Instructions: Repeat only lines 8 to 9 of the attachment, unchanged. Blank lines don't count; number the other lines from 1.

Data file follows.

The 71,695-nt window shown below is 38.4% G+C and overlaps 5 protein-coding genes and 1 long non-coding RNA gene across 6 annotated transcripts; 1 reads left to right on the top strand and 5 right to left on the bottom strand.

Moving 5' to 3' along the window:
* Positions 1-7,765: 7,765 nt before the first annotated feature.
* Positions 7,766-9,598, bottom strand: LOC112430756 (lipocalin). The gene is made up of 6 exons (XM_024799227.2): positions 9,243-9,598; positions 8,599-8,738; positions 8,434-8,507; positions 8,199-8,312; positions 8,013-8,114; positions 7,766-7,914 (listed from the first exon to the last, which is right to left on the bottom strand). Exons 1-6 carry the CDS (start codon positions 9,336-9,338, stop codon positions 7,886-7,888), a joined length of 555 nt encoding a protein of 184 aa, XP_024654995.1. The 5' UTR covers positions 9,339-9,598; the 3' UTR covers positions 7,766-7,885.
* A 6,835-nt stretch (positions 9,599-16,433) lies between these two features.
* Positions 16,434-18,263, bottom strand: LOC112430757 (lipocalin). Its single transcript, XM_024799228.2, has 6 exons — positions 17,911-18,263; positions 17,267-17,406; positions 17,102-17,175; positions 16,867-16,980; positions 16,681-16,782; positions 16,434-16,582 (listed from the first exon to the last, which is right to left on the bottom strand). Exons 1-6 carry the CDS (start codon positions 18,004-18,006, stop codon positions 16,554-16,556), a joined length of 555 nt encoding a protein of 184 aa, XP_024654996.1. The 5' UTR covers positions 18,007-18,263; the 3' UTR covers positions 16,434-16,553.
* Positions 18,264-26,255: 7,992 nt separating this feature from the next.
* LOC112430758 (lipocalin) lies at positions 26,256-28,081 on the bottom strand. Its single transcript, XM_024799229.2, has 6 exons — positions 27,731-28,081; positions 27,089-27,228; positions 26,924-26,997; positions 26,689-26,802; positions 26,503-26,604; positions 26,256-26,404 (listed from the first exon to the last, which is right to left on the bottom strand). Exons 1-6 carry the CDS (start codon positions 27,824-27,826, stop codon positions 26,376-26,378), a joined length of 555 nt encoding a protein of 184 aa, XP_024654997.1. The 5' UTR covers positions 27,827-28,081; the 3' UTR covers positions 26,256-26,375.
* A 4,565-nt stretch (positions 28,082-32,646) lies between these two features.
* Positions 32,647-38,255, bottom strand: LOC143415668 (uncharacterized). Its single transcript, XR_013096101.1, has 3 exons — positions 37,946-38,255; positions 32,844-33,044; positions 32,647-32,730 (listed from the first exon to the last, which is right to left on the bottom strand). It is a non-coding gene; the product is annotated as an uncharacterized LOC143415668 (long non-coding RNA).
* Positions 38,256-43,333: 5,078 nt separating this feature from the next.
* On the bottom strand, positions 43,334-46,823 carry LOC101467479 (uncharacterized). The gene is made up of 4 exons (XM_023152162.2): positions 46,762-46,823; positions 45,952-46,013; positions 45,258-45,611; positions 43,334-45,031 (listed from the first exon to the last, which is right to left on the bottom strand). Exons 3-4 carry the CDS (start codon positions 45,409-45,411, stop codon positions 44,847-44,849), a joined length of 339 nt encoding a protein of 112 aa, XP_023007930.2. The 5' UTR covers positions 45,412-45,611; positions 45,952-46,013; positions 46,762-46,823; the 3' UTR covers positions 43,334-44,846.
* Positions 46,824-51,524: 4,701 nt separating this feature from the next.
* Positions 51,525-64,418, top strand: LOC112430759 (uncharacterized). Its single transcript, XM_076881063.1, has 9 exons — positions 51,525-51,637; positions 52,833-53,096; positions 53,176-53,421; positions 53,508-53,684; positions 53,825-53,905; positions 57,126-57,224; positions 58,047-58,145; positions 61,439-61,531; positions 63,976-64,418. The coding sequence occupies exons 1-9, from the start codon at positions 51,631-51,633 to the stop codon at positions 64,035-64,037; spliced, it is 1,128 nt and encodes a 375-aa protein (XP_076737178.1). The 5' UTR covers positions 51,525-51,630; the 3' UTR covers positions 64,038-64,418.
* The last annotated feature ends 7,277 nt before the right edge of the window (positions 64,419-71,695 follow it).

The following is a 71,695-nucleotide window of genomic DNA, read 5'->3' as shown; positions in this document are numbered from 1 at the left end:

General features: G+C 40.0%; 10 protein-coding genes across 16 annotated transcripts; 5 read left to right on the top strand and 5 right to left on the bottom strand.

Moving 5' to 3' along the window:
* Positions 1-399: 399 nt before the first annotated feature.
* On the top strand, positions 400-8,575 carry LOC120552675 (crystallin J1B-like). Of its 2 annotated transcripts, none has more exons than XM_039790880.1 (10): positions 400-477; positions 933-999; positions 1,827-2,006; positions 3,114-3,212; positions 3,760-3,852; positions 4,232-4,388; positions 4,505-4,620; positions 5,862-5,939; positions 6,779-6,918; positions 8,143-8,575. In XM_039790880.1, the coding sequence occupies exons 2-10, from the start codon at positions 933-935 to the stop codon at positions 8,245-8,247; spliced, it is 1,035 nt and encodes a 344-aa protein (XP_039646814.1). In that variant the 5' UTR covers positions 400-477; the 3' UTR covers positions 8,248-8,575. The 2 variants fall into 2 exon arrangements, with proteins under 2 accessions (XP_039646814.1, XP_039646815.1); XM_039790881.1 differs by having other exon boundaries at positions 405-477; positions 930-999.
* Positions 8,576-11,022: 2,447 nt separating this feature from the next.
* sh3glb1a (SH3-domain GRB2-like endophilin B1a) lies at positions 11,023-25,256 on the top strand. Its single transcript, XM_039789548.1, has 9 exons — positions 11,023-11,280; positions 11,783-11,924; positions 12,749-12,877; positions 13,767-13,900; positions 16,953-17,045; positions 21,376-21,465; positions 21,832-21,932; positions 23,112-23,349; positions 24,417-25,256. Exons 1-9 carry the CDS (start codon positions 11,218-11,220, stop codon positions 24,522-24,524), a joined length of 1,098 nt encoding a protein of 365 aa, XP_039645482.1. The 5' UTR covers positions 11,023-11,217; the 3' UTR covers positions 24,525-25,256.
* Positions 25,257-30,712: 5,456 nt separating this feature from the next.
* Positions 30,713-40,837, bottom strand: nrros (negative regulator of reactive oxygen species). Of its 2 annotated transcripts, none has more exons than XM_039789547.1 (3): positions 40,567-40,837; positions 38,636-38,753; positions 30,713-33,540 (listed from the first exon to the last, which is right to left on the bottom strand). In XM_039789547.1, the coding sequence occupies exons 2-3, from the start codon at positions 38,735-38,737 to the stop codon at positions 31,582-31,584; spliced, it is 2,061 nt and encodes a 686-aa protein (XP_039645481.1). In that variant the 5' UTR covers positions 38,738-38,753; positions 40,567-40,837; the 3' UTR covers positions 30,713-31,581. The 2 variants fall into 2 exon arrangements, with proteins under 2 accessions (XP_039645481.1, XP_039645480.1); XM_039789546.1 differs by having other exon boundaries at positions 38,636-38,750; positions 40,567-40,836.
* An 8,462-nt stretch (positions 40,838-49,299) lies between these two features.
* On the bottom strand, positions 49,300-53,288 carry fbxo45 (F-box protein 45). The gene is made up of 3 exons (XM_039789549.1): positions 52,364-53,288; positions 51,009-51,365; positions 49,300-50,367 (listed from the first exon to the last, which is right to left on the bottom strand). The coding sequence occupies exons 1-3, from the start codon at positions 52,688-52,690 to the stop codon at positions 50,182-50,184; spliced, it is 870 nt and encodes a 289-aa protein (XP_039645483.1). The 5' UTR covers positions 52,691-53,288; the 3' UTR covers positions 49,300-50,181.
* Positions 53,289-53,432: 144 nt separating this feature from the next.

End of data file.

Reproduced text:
* LOC112430758 (lipocalin) lies at positions 26,256-28,081 on the bottom strand. Its single transcript, XM_024799229.2, has 6 exons — positions 27,731-28,081; positions 27,089-27,228; positions 26,924-26,997; positions 26,689-26,802; positions 26,503-26,604; positions 26,256-26,404 (listed from the first exon to the last, which is right to left on the bottom strand). Exons 1-6 carry the CDS (start codon positions 27,824-27,826, stop codon positions 26,376-26,378), a joined length of 555 nt encoding a protein of 184 aa, XP_024654997.1. The 5' UTR covers positions 27,827-28,081; the 3' UTR covers positions 26,256-26,375.
* A 4,565-nt stretch (positions 28,082-32,646) lies between these two features.